Processing also was accomplished in the developing box. The image was developed by pouring acidified ferrous sulfate or pyrogallic acid solution onto the surface of the collodion.
When Russell judged the density of the negative to be satisfactory, he washed the plate with water and the fixed the image with a solution of sodium thiosulfate or potassium cyanide to prevent further exposure.
Once the collodion film dried, the surface of the plate was varnished to protect the delicate image layer. Russell made prints on albumen silver paper when he returned to his studio in New York.
Although the process seems cumbersome by modern standards, wet plate photography carried a greater immediacy than the film processes used throughout the 20th century, Jurovics said.
“The success of each plate could be judged as soon as it was processed, and if an exposure was unsuccessful, Russell could clean and reuse the plate immediately, allowing him to continuously edit his photographs while still in the field,'' he said.
The Oakland (Calif.) Museum owns 237 of Russell's glass-plate negatives.
More on Russell's photos
Andrew J. Russell produced an unprecedented pictorial record of one of the world's most dramatic construction projects — the building of the Union Pacific Railroad west of Omaha during the late 1860s. Hired to document Union Pacific's efforts crossing the Continental Divide, Russell used both the smaller and more convenient stereo camera and the larger and more cumbersome 30-pound view camera. The big camera produced beautifully detailed negatives on 10-by-13-inch glass plates. Railroads used photography for decades to promote settlement, agriculture and passenger travel.
Click here to see more of his photos.
The Great West Illustrated: Celebrating 150 years of the Union Pacific Railroad"
When: Saturday through Sept. 16 at the Joslyn Art Museum, 2200 Dodge St.
Admission: $8 adults; $6 senior citizens (62+) and college students (with ID); $5 ages 5-17; free for children four and younger and Joslyn members. General public admitted free on Saturdays, 10 a.m. to noon, and for $5 on Thursdays from 4 p.m.-8 p.m. All Union Pacific employees admitted free of charge during the run of the exhibition (valid employee ID required).
Museum hours: 10 a.m. to 4 p.m. Tuesday, Wednesday, Friday, Saturday; 10 a.m. to 8 p.m. Thursday; noon to 4 p.m. Sunday; closed Monday and major holidays. Extended hours for some special exhibitions. www.joslyn.org; 402-342-3300; 2200 Dodge St., Omaha.
More to see at the Union Pacific Railroad Museum
Andrew J. Russell's photographs also were produced in stereo card format.
A stereo card presents two nearly identical images, mounted side by side on cardboard. When viewed through a stereo viewer, they present a three-dimensional image.
The Union Pacific Railroad Museum, 200 Pearl St. in Council Bluffs, owns 600 Russell stereo cards, a selection of which will be on view there during the time of “The Great West Illustrated” exhibition at Joslyn Art Museum.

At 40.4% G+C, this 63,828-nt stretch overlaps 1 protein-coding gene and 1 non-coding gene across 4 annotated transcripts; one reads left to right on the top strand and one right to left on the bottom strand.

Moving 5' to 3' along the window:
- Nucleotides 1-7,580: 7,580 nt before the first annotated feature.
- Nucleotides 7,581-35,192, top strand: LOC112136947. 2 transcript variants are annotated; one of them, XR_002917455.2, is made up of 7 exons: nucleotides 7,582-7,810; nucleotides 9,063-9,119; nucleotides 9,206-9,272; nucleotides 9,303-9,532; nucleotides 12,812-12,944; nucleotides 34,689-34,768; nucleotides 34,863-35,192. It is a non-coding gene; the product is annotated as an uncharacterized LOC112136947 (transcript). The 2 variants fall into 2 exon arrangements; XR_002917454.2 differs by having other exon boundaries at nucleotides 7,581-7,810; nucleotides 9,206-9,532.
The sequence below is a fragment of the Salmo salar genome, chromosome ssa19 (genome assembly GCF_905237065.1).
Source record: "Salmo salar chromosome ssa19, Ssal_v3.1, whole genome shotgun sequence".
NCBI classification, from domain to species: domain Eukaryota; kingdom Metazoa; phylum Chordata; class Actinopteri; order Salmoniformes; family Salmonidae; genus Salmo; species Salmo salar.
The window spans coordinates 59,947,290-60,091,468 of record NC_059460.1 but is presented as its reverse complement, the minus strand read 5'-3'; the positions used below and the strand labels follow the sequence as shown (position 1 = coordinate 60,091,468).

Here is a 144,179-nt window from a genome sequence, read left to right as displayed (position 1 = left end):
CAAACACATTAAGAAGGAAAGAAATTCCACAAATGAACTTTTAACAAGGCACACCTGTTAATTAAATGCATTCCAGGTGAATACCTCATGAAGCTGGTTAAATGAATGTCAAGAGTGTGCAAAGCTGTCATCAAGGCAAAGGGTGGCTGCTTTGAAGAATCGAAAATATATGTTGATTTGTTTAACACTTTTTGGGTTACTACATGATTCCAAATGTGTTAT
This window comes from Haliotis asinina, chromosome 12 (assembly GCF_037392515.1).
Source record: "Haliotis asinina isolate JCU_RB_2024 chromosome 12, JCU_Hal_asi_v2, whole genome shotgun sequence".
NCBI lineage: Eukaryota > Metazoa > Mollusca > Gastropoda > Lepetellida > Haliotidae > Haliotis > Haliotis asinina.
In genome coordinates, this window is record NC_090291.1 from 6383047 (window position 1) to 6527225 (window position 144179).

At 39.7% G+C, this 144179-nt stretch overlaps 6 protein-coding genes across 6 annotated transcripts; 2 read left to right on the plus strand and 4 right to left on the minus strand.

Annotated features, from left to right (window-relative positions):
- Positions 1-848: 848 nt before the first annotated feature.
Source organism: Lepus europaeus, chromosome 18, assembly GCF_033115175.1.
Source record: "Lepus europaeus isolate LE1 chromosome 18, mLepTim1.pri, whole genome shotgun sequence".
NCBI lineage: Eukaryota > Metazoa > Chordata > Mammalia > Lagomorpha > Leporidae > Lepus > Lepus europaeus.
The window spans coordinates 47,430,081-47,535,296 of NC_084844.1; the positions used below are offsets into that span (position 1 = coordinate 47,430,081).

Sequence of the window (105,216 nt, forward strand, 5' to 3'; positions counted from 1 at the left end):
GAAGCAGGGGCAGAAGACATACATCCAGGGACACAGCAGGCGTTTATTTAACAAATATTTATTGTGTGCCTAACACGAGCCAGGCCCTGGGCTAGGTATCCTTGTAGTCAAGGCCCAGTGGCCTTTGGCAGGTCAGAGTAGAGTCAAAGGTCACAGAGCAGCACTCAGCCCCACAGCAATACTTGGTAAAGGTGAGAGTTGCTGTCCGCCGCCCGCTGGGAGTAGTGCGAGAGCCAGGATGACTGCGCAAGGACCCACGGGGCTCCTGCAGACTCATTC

Three pages of the 1862 Pacific Railway Act on display July 1 through July 31 along with railroad artifacts from Omaha's Byron Reed Collection.
Joslyn Art Museum
» Two gallery talks by Toby Jurovics, Joslyn's chief curator and Holland Curator of American Western Art, 6:30 p.m., July 19 and Aug. 16. Free with regular museum admission (discounted to $5 for all ages on Thursdays from 4p.m.-8 p.m.)
» Presentation by art historian Glenn Willumson of the University of Florida and photographer Mark Ruwedel, 1 p.m., Sept. 8. Willumson is an authority on Russell's photography and author of the soon-to-be released book, “Iron Muse: Picturing the Transcontinental Railroad.'' Ruwedel's photographs trace the imprint of the railroad on the western landscape. Free with regular museum admission.
» Railroad Days, Union Pacific's annual celebration “of all things trains and track,” July 14-15. Joslyn this year is a participating institution on the shuttle route. For details, visit www.omaharailroaddays.com.
» Group rates available for 10 or more with advance reservations. Call 402-661-3833 or email firstname.lastname@example.org.
Other Joslyn connections
Joslyn Art Museum's collection of watercolors by the Swiss artist Karl Bodmer, one of the first artists to encounter the greater Missouri River basin, offers a complementary vision to the transcontinental railroad photographs of Andrew J. Russell.
Bodmer's watercolors and prints follow his 1832-34 journey through the Missouri River frontier. A selection of Bodmer's images are on view in the museum's Art in America permanent collection galleries.
Also during the Great West Illustrated exhibition, Joslyn presents an installation of works by contemporary photographer Mark Ruwedel from his series “Westward,” which traces the routes of abandoned 19th-century rail lines.
Contact the writer: 402-444-1127, email@example.com